Novelist Frank Delaney was on NPR's Weekend Edition today, babbling to Scott Simon about the Irish and how different their world view is from everyone else. We Irish, he explained, have no word for yes in our language, and no word for no. And, he added, "no word for sex! But we're not going to get into that." Not him, maybe, but Language Log is not afraid to get into sex. I immediately suspected that Delaney was gilding the lily, and that this notion — a language with no word for the absolute best way to have fun that does not involve laughing — would turn out to be utter nonsense. I therefore turned, as I have before, to one of the foremost modern Irish specialists in the world, my colleague at UC Santa Cruz, Jim McCloskey. Could it be true, really, I asked him, that Irish has no word for sex?
He sighed the deep sigh of a man who often has to listen to people talking ignorant nonsense about a dying language that he loves and has studied for forty years. And he remarked that FrankDelaney couldn't have spent much time around people who actually speak the language. And he then listed the first few Irish terms for various kinds of sex and sexual activities that came to his mind:
ag bualadh leathair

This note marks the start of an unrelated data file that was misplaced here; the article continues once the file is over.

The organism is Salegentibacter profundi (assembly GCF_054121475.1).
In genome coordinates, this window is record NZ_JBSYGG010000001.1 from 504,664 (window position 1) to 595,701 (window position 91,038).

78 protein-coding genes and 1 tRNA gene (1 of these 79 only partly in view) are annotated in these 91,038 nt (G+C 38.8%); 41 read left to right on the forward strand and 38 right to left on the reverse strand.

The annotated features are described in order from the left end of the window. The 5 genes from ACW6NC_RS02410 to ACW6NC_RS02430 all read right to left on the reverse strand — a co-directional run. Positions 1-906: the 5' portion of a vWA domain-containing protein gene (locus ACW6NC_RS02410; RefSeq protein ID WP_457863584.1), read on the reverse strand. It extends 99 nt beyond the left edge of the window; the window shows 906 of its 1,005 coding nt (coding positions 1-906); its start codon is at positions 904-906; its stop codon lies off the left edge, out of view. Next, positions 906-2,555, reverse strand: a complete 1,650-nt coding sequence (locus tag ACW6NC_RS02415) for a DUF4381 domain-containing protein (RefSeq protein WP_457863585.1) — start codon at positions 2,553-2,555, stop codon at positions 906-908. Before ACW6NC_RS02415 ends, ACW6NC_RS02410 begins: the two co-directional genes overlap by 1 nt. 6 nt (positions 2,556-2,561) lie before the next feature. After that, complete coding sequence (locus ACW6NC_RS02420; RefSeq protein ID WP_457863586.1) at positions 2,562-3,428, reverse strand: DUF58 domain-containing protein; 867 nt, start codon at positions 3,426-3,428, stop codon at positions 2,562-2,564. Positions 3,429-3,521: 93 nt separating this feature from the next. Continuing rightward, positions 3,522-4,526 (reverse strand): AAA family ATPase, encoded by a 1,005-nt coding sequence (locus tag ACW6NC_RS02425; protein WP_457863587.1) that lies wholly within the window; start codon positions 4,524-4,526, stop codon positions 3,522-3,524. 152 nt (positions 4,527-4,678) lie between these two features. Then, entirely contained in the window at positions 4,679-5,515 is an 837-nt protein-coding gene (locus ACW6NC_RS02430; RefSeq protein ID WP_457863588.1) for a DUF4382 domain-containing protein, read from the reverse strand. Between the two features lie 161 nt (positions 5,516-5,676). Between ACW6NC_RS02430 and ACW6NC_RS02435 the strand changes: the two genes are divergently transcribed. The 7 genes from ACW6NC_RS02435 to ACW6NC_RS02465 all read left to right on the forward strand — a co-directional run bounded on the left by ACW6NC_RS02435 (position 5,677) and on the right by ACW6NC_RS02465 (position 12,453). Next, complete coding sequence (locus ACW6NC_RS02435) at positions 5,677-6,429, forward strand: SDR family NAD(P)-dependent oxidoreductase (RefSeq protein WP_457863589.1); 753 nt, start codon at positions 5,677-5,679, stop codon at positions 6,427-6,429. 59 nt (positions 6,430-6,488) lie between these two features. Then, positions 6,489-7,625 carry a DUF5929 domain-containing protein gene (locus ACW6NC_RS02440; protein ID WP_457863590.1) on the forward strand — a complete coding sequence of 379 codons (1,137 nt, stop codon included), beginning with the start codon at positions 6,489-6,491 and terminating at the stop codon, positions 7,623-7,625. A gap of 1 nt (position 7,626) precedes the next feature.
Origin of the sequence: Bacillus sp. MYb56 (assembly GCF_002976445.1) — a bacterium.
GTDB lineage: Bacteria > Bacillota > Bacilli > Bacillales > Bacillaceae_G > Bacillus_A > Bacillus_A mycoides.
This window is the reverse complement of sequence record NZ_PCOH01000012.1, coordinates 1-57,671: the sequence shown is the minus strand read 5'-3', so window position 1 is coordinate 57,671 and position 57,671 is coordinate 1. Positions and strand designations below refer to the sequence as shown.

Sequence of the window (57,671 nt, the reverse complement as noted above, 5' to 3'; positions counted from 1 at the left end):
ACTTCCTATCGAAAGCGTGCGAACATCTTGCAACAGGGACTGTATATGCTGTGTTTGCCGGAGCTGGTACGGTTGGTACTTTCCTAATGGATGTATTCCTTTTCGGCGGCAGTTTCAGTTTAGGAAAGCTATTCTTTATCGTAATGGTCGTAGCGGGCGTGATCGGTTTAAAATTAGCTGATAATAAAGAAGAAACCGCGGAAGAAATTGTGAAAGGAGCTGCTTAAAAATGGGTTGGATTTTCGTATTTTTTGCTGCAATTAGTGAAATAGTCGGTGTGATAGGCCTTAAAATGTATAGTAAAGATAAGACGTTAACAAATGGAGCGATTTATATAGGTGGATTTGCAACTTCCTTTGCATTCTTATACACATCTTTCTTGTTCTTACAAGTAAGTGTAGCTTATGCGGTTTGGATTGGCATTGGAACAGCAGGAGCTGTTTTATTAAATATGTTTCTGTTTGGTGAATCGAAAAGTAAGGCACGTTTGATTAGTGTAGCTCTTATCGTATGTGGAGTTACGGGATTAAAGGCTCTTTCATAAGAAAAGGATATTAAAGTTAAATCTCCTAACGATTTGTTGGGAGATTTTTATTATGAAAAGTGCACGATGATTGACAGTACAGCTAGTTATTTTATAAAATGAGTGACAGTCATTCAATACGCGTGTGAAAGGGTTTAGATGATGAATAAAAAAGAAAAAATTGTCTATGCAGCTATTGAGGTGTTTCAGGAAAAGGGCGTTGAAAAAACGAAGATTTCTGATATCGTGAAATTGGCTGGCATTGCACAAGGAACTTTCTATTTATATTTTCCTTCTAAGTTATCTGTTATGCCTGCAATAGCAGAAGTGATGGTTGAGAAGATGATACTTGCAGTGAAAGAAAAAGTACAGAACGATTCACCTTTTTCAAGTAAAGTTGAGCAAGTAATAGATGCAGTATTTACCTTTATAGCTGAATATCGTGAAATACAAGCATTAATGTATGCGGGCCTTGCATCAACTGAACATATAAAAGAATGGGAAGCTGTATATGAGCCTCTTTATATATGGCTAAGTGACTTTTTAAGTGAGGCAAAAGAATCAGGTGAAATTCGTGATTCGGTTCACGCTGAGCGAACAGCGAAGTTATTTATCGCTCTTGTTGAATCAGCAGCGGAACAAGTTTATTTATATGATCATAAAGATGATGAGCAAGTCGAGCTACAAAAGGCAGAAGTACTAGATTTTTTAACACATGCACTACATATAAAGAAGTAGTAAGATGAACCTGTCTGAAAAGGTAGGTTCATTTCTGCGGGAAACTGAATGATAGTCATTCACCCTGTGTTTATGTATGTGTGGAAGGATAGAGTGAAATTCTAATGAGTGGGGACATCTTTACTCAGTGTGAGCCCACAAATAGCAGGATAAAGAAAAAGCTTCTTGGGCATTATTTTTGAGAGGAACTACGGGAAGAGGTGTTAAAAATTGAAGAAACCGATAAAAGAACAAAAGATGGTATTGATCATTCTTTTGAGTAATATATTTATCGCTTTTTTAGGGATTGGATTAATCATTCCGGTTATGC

ag déanamh pite boid
ag déanamh pís ghlaice
an cleas a dhéanamh
craiceann a bhualadh
craiceann a dhéanamh
cuid a dhéanamh de
(I dare not tell you what these mean, because of FCC regulations. I've put them in alphabetical order. Some dictionaries fail to list some of them, but all are in use in the native-speaker community. Two of the terms refer to masturbation, but hey, as Woody Allen said, that's sex with someone you love. Notice that three of the terms are single words.)
So what on earth can Frank Delaney be thinking of? Why do people say these things about languages they purport to care about, and do absolutely nothing to check up on whether the things they are saying are even remotely close to the truth? Why is everyone so given to bullshitting about language and thought, even about the language of their own countrymen?
The story about Irish lacking particles meaning "yes" and "no" is true, by the way. But it has nothing to do with the Irish mind or spirit or way of looking at the world or the notion of neither agreeing nor disagreeing. In Irish you repeat the verb of someone's clause to agree with it (as if someone said "Got milk?" and the way you gave an affirmative response was to say "Got"), and you repeat their verb with the negation particle in front to deny it ("Not got"). But the same is true of Chinese. Anyone want to suggest that the Chinese have exactly the same cultural propensities and outlook on life as the Irish? More bullshit about language and thought.
Here's some advice. Whenever you hear someone starting to say something that begins with "The X have no word for Y", or "The X have N different words for Y", never listen to them, and always check your wallet to make sure it's still there.Posted by Geoffrey K. Pullum at March 12, 2005 08:39 PM